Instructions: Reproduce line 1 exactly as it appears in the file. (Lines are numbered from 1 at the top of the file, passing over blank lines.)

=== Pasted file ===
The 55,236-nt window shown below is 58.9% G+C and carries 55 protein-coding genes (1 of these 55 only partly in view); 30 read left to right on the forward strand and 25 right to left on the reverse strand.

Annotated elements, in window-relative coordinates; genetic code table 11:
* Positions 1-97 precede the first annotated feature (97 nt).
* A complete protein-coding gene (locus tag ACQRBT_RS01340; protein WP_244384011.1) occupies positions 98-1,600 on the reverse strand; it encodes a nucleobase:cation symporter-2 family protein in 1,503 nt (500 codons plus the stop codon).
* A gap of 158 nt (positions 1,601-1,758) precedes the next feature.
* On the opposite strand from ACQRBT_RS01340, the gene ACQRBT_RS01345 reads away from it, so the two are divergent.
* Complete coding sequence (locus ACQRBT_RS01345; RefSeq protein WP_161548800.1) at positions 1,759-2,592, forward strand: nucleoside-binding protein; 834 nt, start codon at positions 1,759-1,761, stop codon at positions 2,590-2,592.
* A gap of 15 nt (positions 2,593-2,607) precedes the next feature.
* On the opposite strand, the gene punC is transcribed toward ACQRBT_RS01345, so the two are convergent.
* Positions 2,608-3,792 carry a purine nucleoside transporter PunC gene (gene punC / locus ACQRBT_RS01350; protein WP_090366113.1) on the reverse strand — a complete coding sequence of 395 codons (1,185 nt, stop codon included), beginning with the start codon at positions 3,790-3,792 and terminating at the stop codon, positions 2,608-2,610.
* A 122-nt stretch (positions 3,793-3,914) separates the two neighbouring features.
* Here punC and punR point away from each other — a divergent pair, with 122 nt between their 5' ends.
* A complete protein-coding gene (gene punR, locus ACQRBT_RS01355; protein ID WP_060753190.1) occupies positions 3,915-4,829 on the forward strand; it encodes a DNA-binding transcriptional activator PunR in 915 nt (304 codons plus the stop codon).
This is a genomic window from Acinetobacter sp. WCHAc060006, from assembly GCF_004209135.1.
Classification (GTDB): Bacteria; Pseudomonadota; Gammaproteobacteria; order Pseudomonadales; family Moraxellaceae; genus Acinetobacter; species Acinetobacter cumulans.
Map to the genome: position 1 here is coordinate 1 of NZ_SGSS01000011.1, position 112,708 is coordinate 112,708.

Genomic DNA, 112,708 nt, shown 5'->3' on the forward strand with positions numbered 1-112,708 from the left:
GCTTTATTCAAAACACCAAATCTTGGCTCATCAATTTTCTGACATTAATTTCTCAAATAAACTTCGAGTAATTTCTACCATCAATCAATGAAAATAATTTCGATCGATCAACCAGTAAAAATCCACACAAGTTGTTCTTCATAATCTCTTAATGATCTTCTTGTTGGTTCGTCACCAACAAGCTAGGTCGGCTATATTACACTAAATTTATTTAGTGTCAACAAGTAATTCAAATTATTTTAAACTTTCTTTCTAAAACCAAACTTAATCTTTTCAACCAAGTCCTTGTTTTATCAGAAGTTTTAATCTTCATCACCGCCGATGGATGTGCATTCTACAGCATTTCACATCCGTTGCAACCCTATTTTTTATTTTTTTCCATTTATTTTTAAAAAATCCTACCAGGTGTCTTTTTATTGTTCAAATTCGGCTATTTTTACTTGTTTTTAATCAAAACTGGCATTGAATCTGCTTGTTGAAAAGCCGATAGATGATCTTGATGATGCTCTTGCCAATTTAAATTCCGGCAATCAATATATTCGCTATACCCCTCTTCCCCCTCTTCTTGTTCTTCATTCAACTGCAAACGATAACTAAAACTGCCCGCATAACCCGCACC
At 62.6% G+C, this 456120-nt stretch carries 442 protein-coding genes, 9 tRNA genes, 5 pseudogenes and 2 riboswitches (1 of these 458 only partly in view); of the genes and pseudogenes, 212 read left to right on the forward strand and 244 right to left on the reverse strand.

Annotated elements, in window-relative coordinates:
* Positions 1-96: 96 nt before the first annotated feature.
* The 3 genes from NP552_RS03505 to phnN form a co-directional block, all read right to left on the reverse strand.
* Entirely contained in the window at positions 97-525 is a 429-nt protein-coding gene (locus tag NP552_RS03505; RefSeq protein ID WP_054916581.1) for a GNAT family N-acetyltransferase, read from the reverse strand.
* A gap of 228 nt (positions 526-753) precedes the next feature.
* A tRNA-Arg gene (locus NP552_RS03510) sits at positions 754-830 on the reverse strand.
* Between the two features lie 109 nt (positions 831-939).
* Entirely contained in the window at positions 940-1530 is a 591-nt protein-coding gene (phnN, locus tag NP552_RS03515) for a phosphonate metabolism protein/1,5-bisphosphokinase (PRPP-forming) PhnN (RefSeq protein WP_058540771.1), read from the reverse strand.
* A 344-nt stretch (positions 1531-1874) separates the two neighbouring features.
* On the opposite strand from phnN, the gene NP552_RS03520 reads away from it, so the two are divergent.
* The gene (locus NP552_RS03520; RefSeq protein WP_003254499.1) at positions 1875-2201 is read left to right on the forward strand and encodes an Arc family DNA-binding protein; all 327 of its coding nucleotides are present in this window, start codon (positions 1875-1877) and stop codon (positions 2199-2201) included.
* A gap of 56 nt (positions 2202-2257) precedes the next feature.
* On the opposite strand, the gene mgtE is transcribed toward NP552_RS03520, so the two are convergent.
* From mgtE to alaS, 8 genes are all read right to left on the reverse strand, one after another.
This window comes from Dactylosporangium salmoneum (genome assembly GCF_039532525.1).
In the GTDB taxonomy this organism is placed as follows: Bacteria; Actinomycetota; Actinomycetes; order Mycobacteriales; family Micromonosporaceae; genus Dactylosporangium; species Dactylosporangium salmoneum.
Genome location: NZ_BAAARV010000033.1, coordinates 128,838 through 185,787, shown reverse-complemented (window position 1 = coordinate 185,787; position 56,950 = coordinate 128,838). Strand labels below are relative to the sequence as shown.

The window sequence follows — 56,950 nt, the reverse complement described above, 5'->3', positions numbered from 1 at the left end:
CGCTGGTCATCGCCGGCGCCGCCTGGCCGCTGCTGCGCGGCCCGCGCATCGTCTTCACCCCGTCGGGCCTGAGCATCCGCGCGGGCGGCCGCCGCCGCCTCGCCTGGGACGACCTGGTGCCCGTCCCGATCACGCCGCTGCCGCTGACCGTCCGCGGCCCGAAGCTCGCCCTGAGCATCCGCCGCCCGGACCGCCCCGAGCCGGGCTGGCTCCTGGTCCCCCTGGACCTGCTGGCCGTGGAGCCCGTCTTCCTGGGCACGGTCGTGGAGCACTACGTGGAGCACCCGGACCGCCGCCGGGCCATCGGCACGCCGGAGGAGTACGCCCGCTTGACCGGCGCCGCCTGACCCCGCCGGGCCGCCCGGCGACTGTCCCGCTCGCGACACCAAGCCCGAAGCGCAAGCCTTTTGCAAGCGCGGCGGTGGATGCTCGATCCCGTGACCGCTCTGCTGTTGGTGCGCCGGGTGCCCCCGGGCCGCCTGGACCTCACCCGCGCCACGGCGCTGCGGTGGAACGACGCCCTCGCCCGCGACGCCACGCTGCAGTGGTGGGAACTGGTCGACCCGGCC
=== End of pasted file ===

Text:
The 55,236-nt window shown below is 58.9% G+C and carries 55 protein-coding genes (1 of these 55 only partly in view); 30 read left to right on the forward strand and 25 right to left on the reverse strand.